Sunday, August 30, 2009

Copyright E. A. Benjamins aka Jaņdžs
24 A Function of Awe

The civil war that began round about the year 1117, when Alexius I threw Basil (according to my theses also known as Jesus or John) into the pit of fire continues to this day.

After killing Basil (and the subsequent destruction of the empire of Alexius I by the French in a “Crusade”), Basil-John’s Holy Office was removed (1305) from Constantinople to Avignon. Seventy-three years later, in order to make the priesthood in Avignon look less French, the office was moved once more, this time to Rome. The Byzantine people were not happy, but perhaps this spiritual violence was mitigated by a promise that Basil-John would sit in Rome, where western princes would surely protect him from oriental despots like Alexius I. The protection, if such was offered, proved a lie. No Pope has ever sacrificed his life as John-Basil and his retinue of Johns routinely did before secular kings put them to death. Instead, the early popes—the brothers or in-laws of kings—called (actually renamed) John Jesus and wrote a new myth about his divinity.

While today neo-Christianity is a show that entertains a dead God, western thinkers stubbornly cling to western (Scaligarian and Petavian) chronology of history. Even atheists cannot shake off this lighter than air God and remain bound to a God, they claim not to believe in.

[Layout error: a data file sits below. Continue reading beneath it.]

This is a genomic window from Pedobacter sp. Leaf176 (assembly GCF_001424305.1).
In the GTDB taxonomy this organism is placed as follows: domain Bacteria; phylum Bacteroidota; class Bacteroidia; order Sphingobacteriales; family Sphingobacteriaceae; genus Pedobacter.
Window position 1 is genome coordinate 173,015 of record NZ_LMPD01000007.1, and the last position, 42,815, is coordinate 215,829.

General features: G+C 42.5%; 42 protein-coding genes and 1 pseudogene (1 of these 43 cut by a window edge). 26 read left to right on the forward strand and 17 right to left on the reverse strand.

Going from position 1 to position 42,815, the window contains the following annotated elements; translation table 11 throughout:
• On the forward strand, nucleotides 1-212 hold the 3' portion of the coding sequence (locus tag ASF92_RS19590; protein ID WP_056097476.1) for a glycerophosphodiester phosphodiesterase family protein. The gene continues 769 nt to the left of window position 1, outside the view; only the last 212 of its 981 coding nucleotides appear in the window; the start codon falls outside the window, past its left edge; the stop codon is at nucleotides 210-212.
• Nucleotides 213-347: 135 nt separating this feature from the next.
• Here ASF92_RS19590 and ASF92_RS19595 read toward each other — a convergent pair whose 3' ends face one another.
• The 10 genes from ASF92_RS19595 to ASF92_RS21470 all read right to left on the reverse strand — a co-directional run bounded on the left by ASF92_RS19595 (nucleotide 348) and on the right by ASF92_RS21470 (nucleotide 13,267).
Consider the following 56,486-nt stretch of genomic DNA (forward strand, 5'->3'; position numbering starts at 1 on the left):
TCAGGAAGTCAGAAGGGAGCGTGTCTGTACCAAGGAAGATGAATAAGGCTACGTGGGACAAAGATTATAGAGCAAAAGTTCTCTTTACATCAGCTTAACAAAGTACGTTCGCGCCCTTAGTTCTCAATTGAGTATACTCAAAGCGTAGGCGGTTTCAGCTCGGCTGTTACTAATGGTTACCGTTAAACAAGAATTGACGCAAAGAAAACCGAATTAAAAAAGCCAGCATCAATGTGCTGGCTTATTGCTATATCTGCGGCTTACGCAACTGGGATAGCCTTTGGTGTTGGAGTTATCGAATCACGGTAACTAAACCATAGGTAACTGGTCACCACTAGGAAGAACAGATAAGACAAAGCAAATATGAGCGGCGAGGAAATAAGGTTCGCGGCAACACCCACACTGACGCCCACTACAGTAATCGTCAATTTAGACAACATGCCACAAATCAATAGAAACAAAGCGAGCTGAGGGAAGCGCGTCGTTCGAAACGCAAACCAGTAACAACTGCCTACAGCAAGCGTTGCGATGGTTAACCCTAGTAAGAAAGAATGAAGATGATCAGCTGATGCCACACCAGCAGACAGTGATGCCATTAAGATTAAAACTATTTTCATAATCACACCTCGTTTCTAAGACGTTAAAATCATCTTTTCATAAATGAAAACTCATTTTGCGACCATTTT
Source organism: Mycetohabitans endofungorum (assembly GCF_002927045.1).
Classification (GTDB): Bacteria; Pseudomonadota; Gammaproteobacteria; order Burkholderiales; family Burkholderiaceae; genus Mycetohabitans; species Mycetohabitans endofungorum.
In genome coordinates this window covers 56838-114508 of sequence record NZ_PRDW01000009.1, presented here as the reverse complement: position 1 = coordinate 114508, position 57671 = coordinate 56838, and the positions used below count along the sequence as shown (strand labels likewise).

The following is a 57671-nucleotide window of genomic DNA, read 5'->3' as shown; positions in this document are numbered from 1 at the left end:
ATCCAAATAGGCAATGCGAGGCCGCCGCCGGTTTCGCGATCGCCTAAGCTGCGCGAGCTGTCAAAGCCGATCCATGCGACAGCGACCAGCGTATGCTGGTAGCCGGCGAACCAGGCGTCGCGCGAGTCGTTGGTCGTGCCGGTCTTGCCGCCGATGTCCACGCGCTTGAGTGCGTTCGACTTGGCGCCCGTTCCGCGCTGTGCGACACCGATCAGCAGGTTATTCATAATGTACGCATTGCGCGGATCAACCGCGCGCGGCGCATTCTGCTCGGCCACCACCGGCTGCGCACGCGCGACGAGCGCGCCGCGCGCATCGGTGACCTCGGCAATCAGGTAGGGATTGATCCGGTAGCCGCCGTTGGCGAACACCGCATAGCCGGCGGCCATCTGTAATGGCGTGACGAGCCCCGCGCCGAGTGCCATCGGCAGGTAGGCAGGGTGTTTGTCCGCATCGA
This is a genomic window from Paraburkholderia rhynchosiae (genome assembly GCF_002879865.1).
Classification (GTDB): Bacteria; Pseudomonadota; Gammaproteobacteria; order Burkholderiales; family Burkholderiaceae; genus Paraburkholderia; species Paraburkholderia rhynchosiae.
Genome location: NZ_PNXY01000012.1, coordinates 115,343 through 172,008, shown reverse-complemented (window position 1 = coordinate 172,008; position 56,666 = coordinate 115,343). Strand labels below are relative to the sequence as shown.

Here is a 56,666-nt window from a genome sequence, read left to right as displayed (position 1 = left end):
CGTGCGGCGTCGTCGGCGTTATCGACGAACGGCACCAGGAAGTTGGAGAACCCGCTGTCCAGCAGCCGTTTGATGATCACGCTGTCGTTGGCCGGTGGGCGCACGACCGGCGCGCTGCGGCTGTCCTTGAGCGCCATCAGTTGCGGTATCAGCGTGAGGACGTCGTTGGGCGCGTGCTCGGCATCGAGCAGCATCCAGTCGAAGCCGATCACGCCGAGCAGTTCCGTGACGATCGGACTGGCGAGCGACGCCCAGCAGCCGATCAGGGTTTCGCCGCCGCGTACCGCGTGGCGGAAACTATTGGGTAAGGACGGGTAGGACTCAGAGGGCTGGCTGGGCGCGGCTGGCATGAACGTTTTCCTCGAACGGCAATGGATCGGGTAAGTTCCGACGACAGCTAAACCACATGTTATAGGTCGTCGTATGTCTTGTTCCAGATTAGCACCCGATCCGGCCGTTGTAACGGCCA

From the very beginning of this religious civil war, which essentially polarizes people in two economic camps, the allies of Jesus have had the upper hand. It is thus that they are able to impose on the world their version of the story-history of John. Indeed, the princes invented the story about Jesus we know. At the same time, this invention is the reason why the fire pit death of Basil is practically unknown.

The civil war is at its bloodiest today, even though to one of the economic poles it may appear to be bloodless. No matter how many thousands of images of dismembered and dead men, women, and children are shown on the internet and television they are as if not seen. This is because such scenes take place far away from the viewers living inside the protected zones of the powers-that-be.

Being the apparent winner of the civil war, the successors of Alexius I (symbols of state power and righteousness) claim to speak in the name of love and peace, and let the bloodguilt fall on unnamed secularist armies (their own and that of their enemies) as though these appeared outside the bounds of western foreign policies. Worse, the oligarchs (or their like) have not only killed Basil-John and changed his name to Jesus, but have installed Jesus-Basil as the ruler of heaven, where all his energies are consumed trying to sit on air.

Perhaps the “victory” of the successors of Alexius I will be carried forward yet another thousand years. However, there are reasons to doubt this. The torn social bonds that are the price of appearing to be victor of this war have turned the populace into an army of the dumb. This is not without its corrosive effects. Unable to resist the oligarchs, the poor play a waiting game. That is, they wait for the rich and their own to exhaust the resources of our planet, because it is only after the resources are exhausted will everyone be able to let the Earth go fallow and gradually resume a normal life again.